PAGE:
Careful Words

grow (v.)

I'm weary of conjectures,—this must end 'em.

Thus am I doubly armed: my death and life,

My bane and antidote, are both before me:

This in a moment brings me to an end;

But this informs me I shall never die.

The soul, secured in her existence, smiles

At the drawn dagger, and defies its point.

The stars shall fade away, the sun himself

Grow dim with age, and Nature sink in years;

But thou shalt flourish in immortal youth,

Unhurt amidst the war of elements,

The wrecks of matter, and the crush of worlds.

Joseph Addison (1672-1719): Cato. Act v. Sc. 1.

Up! up! my friend, and quit your books,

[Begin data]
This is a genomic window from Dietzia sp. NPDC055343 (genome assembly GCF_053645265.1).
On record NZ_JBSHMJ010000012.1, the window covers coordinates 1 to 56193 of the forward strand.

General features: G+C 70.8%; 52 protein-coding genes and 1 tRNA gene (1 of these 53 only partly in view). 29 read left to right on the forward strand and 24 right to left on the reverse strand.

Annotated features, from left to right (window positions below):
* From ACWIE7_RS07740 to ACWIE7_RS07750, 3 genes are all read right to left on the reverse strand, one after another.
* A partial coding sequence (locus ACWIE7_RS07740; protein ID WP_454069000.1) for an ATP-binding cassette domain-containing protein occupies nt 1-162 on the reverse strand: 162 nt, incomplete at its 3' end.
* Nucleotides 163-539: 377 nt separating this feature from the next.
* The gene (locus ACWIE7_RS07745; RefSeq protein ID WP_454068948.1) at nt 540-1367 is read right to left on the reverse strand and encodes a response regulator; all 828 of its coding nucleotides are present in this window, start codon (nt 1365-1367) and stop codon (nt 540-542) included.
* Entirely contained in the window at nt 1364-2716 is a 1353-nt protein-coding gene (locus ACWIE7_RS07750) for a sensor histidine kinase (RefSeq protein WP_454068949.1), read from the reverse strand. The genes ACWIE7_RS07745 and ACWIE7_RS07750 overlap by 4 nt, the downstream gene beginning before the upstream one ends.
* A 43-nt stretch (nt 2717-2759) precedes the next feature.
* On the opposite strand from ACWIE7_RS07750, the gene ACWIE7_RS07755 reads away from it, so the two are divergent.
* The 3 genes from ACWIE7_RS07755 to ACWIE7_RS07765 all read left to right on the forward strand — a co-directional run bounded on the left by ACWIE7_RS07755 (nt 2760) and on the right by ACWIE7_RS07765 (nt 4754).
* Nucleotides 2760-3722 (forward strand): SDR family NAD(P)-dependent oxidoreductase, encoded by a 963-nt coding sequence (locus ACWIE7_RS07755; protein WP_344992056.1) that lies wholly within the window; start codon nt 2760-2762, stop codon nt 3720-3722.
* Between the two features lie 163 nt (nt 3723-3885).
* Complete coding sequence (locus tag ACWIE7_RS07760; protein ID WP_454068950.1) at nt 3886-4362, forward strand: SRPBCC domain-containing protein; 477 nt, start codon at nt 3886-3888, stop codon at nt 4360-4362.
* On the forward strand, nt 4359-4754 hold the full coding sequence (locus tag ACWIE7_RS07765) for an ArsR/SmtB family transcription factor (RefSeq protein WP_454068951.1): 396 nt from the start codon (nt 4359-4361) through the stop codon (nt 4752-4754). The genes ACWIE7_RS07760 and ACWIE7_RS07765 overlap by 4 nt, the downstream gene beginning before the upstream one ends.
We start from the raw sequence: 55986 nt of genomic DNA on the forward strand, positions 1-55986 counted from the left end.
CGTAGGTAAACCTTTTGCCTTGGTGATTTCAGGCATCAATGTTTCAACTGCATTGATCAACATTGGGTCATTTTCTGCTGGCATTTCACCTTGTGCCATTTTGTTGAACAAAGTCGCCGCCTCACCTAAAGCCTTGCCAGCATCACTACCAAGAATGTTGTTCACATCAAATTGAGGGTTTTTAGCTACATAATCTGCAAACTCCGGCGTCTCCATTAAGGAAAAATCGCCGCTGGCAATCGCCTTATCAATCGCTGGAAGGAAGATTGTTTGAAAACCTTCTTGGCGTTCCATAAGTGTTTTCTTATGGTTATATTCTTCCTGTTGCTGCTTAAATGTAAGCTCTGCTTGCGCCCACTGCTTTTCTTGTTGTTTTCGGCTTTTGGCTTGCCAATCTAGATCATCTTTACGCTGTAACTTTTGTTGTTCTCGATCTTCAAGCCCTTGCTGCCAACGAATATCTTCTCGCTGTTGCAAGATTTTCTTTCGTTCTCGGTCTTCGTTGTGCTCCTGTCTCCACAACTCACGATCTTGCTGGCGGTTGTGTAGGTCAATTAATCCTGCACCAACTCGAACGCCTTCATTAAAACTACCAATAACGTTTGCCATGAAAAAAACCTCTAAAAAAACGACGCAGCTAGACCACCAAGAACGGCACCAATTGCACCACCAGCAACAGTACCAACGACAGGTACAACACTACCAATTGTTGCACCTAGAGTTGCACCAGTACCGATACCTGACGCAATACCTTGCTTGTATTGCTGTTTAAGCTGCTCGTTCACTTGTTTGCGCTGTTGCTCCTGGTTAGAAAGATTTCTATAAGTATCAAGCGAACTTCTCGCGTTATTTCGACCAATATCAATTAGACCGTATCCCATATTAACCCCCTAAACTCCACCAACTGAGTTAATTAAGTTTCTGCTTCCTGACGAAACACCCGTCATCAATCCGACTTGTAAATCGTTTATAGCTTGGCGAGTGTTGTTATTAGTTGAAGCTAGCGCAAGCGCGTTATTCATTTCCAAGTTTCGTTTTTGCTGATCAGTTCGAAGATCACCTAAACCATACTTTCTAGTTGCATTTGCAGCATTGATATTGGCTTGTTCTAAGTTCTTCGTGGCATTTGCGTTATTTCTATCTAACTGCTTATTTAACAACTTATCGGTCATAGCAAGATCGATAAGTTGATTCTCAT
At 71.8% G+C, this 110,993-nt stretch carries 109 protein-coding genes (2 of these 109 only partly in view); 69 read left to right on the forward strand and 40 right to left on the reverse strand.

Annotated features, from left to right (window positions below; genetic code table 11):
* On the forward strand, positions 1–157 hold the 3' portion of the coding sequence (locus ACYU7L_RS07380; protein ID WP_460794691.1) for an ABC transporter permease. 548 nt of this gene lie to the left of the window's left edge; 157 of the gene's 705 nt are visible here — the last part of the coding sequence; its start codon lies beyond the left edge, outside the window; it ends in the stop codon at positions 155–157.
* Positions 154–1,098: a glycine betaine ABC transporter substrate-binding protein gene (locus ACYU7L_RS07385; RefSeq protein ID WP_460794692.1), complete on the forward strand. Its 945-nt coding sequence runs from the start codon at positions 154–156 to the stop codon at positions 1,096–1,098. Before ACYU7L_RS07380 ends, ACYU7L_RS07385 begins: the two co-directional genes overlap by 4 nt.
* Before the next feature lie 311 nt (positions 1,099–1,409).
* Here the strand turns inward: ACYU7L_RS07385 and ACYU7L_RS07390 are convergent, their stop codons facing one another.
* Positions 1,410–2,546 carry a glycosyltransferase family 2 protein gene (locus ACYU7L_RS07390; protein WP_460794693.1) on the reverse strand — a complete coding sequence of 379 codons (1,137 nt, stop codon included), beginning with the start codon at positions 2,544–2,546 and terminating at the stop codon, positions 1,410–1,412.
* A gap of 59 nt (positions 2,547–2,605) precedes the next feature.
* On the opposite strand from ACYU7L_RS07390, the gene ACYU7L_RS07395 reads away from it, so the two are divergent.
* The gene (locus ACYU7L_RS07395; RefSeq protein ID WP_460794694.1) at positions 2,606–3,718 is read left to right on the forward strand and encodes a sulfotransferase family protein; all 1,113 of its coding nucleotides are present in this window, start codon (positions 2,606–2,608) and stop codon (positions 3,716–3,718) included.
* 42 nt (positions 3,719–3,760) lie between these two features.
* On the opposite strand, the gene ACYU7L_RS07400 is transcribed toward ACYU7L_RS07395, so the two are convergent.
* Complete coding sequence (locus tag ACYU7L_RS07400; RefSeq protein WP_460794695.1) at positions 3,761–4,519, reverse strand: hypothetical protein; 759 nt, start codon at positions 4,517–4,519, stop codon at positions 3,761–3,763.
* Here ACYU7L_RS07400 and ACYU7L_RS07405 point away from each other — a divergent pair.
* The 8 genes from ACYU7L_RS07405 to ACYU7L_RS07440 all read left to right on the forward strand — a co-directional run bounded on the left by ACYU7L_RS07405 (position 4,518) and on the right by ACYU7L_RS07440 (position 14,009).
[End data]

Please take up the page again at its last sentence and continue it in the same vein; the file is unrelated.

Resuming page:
Or surely you 'll grow double!

Up! up! my friend, and clear your looks!

Why all this toil and trouble?

William Wordsworth (1770-1850): The Tables Turned.

Here the heart

May give a useful lesson to the head,

And Learning wiser grow without his books.

William Cowper (1731-1800): The Task. Book vi. Winter Walk at Noon. Line 85.

Our youth we can have but to-day,

We may always find time to grow old.

Bishop Berkeley (1684-1753): Can Love be controlled by Advice?

They please, are pleas'd; they give to get esteem,

Till seeming blest, they grow to what they seem.

Oliver Goldsmith (1728-1774): The Traveller. Line 266.

May I govern my passion with absolute sway,

And grow wiser and better as my strength wears away.

Walter Pope (1630-1714): The Old Man's Wish.